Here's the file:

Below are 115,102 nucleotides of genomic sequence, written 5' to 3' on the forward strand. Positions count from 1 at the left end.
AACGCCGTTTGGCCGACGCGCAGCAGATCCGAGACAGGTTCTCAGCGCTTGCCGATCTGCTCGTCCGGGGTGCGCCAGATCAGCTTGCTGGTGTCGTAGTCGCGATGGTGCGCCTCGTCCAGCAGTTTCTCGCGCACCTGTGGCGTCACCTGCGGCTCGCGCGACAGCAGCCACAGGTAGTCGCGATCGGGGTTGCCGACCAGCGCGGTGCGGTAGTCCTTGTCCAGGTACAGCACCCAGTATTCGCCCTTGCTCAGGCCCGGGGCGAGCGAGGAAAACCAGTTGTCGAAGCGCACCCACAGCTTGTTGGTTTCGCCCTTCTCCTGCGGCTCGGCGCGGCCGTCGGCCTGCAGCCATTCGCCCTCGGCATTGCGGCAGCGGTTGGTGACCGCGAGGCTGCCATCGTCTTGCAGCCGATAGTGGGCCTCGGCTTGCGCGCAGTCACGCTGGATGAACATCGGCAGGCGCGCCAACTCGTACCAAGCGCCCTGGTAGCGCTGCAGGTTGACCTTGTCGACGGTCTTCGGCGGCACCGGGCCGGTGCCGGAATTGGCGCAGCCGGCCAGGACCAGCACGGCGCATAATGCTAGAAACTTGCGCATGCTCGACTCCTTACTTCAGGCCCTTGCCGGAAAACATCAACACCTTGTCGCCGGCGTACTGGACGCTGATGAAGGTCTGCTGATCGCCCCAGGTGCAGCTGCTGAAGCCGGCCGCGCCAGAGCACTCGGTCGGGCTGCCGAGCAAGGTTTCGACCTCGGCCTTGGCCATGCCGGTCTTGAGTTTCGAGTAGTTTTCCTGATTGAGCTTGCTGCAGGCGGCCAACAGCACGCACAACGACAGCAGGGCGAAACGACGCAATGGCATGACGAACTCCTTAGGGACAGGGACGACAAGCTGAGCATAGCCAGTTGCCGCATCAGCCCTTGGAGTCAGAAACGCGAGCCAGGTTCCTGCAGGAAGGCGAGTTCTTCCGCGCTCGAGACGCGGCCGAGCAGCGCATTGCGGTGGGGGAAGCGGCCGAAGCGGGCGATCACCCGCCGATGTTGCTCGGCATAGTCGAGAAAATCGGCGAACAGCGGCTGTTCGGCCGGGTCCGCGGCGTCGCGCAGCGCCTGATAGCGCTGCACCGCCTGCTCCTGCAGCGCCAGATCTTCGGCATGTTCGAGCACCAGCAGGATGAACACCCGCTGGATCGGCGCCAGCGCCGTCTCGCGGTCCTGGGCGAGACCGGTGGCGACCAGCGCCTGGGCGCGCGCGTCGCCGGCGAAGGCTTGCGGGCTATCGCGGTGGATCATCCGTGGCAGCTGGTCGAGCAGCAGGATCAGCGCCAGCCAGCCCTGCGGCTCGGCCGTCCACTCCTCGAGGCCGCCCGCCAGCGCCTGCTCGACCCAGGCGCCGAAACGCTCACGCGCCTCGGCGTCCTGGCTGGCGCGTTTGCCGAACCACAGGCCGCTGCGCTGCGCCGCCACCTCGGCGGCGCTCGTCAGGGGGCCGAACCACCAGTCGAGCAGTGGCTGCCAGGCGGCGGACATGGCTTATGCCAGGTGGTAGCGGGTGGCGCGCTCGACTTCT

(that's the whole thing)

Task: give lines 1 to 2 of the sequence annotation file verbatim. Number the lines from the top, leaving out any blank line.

Below are 115,102 nucleotides of genomic sequence, written 5' to 3' on the forward strand. Positions count from 1 at the left end.
AACGCCGTTTGGCCGACGCGCAGCAGATCCGAGACAGGTTCTCAGCGCTTGCCGATCTGCTCGTCCGGGGTGCGCCAGATCAGCTTGCTGGTGTCGTAGTCGCGATGGTGCGCCTCGTCCAGCAGTTTCTCGCGCACCTGTGGCGTCACCTGCGGCTCGCGCGACAGCAGCCACAGGTAGTCGCGATCGGGGTTGCCGACCAGCGCGGTGCGGTAGTCCTTGTCCAGGTACAGCACCCAGTATTCGCCCTTGCTCAGGCCCGGGGCGAGCGAGGAAAACCAGTTGTCGAAGCGCACCCACAGCTTGTTGGTTTCGCCCTTCTCCTGCGGCTCGGCGCGGCCGTCGGCCTGCAGCCATTCGCCCTCGGCATTGCGGCAGCGGTTGGTGACCGCGAGGCTGCCATCGTCTTGCAGCCGATAGTGGGCCTCGGCTTGCGCGCAGTCACGCTGGATGAACATCGGCAGGCGCGCCAACTCGTACCAAGCGCCCTGGTAGCGCTGCAGGTTGACCTTGTCGACGGTCTTCGGCGGCACCGGGCCGGTGCCGGAATTGGCGCAGCCGGCCAGGACCAGCACGGCGCATAATGCTAGAAACTTGCGCATGCTCGACTCCTTACTTCAGGCCCTTGCCGGAAAACATCAACACCTTGTCGCCGGCGTACTGGACGCTGATGAAGGTCTGCTGATCGCCCCAGGTGCAGCTGCTGAAGCCGGCCGCGCCAGAGCACTCGGTCGGGCTGCCGAGCAAGGTTTCGACCTCGGCCTTGGCCATGCCGGTCTTGAGTTTCGAGTAGTTTTCCTGATTGAGCTTGCTGCAGGCGGCCAACAGCACGCACAACGACAGCAGGGCGAAACGACGCAATGGCATGACGAACTCCTTAGGGACAGGGACGACAAGCTGAGCATAGCCAGTTGCCGCATCAGCCCTTGGAGTCAGAAACGCGAGCCAGGTTCCTGCAGGAAGGCGAGTTCTTCCGCGCTCGAGACGCGGCCGAGCAGCGCATTGCGGTGGGGGAAGCGGCCGAAGCGGGCGATCACCCGCCGATGTTGCTCGGCATAGTCGAGAAAATCGGCGAACAGCGGCTGTTCGGCCGGGTCCGCGGCGTCGCGCAGCGCCTGATAGCGCTGCACCGCCTGCTCCTGCAGCGCCAGATCTTCGGCATGTTCGAGCACCAGCAGGATGAACACCCGCTGGATCGGCGCCAGCGCCGTCTCGCGGTCCTGGGCGAGACCGGTGGCGACCAGCGCCTGGGCGCGCGCGTCGCCGGCGAAGGCTTGCGGGCTATCGCGGTGGATCATCCGTGGCAGCTGGTCGAGCAGCAGGATCAGCGCCAGCCAGCCCTGCGGCTCGGCCGTCCACTCCTCGAGGCCGCCCGCCAGCGCCTGCTCGACCCAGGCGCCGAAACGCTCACGCGCCTCGGCGTCCTGGCTGGCGCGTTTGCCGAACCACAGGCCGCTGCGCTGCGCCGCCACCTCGGCGGCGCTCGTCAGGGGGCCGAACCACCAGTCGAGCAGTGGCTGCCAGGCGGCGGACATGGCTTATGCCAGGTGGTAGCGGGTGGCGCGCTCGACTTCT